PowerShares Active Mega Cap ETF (PMA)
The inclusion of mega-cap securities in the fund’s asset has led it to outperform the broad market so far this year. The product has returned more than 4% year-to-date with a good dividend yield of 1.63%. This robust return will more than offset the fund’s relatively high expense ratio of 75 basis points.
Stocks in the fund are the securities of the Russell Top 200 Index and the other mega-cap stock that meet certain liquidity requirements as per Invesco Institutional's proprietary stock model. This model is based on four pillars — earnings momentum, price trend, management action and relative value — to select securities in the basket (Read: Try Value Investing With These Large Cap ETFs).
This technique results in a portfolio of about 50 securities with heavy weightings towards information technology and health care (Read: Why SSDD Is The Top Tech ETF). In terms of top individual holdings, three technology companies — Apple Inc. (AAPL), Microsoft Corporation (MSFT) and Cisco Systems Inc. (CSCO) — take the top three spots in the basket and the remaining top ten consists of energy and healthcare firms.
Trading in small volumes, the product was launched in April 2008 and has total assets of $5.5 million under management (Read: Guide to the 25 Most Liquid ETFs).
AdvisorShares TrimTabs Float Shrink ETF (TTFS)
This fund has shown outstanding performance so far in 2012, as it generally invests in stocks that are liquid and have superior long-term performances on historical basis. The ETF has gained about 6% year-to-date, which is more than enough to offset the annual fee of 99 bps charged by fund manager on a yearly basis (Read: Guide to the 25 Cheapest ETFs).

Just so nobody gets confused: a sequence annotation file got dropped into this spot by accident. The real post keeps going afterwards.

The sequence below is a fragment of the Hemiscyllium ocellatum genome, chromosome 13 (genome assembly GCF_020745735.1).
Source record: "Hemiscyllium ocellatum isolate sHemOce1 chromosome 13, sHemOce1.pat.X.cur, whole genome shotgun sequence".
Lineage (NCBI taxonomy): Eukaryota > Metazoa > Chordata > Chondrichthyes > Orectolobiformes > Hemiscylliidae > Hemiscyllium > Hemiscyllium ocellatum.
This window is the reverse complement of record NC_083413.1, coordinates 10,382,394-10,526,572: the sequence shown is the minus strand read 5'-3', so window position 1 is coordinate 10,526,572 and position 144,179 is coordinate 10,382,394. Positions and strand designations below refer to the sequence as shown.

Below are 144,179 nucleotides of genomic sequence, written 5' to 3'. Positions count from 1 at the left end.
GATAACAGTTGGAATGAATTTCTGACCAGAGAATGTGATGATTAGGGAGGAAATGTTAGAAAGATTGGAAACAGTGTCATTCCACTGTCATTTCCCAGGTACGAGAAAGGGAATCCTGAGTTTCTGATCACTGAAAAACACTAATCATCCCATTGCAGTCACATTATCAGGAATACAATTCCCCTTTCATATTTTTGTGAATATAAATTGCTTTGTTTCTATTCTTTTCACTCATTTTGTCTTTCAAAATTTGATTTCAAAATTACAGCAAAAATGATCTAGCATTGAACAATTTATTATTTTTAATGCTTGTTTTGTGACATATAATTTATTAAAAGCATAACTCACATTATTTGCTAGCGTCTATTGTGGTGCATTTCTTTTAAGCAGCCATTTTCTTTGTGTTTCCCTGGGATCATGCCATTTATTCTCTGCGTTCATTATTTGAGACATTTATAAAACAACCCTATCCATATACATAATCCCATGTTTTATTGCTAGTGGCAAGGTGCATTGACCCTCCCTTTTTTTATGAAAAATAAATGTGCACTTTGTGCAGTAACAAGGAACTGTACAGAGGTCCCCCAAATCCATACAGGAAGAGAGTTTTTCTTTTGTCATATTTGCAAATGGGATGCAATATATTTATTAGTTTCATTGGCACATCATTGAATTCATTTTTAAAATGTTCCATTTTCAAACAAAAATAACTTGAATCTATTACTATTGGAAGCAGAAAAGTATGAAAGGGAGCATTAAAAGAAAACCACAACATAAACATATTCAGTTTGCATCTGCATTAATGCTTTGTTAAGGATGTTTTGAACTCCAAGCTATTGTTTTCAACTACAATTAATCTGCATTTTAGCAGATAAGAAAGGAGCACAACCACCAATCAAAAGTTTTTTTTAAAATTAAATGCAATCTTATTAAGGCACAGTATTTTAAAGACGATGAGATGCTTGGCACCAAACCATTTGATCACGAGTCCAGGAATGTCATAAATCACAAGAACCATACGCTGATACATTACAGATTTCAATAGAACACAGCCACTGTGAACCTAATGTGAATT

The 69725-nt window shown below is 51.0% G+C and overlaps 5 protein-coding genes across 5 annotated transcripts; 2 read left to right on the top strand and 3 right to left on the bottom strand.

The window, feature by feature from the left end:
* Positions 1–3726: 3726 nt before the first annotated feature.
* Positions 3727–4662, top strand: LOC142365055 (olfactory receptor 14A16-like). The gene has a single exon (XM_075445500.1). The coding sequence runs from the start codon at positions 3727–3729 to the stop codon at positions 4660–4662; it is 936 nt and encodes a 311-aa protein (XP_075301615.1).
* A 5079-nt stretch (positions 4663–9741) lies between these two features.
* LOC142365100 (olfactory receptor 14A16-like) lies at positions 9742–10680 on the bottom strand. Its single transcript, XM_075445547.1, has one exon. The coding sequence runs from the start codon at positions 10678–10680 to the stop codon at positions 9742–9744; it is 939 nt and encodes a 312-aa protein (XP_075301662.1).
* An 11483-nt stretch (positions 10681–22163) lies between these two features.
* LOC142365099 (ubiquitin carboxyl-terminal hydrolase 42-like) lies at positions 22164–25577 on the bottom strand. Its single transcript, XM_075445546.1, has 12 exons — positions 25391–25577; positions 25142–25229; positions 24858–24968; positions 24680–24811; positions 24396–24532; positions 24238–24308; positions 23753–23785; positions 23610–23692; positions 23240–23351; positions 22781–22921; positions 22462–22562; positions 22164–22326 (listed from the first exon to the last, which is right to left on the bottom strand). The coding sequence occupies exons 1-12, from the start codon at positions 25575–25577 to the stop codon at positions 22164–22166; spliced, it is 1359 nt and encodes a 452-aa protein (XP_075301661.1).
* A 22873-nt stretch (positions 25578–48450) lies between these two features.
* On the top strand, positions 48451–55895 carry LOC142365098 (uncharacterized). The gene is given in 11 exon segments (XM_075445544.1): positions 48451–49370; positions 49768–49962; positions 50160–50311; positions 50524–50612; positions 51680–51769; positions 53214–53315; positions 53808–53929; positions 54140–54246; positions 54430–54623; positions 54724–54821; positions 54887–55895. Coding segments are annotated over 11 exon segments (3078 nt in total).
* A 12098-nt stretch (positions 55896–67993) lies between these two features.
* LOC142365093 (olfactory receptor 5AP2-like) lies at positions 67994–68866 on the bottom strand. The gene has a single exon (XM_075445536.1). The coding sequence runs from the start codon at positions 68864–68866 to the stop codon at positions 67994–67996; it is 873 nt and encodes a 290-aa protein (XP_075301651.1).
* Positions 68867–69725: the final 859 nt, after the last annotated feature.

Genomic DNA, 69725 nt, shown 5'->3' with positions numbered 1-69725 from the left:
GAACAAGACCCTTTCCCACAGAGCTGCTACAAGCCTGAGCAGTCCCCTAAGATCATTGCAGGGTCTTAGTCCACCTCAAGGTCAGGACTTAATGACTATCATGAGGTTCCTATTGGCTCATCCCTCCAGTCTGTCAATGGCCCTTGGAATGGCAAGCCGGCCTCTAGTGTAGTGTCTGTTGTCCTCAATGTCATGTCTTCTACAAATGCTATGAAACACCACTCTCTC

This is a relatively new fund, initiated in October 2011, with a novel concept. The main aim of the fund is to deliver the long-term returns in excess of the total return of the Russell 3000 Index, with less volatility than the Index. The stocks in the fund are selected on extensive historical research from TrimTabs, which focuses on stock prices rather than value.
According to TrimTabs methodology, the stock is expected to perform best when the number of outstanding shares decline over the last 120 days. This is true especially when the same amount of money chases a smaller number of shares, thereby leading to a rise in share price.
This unique technique creates the portfolio of 101 stocks after screening through various aspects — float shrink, free cash flow growth, and equity ratios — from the largest 3,000 U.S. based companies.
With AUM of $8 million, the fund is well diversified across individual securities, each having around 1% share in top 10 companies. News Corp. (NWSA), United Therapeutics Corporation (UTHR) and GT Advanced Technologies Inc. (GTAT) represent the key elements in the fund’s basket. The product is more inclined toward mid cap stocks, accounting for 44% of the share while large and small caps make for 19% and 37% share, respectively.
From the sector look, TTFs is tilted towards the consumer discretionary and information technology sectors (Read: Play A Consumer Recovery With These Discretionary ETFs). The product often trades in very small volumes, about 1,700 shares per day, and yields a paltry dividend of 0.04% per annum.
Active ETFs At A Glance
We believe these three ETFs could be solid picks for some investors seeking surety of income in a sluggish economic scenario. Despite the lesser number of trades, these have provided robust returns due to the unique features embedded in the funds and could be worth a closer look by investors seeking more active management strategies in their portfolios.
Want the latest recommendations from Zacks Investment Research? Today, you can download 7 Best Stocks for the Next 30 Days. Click to get this free report >>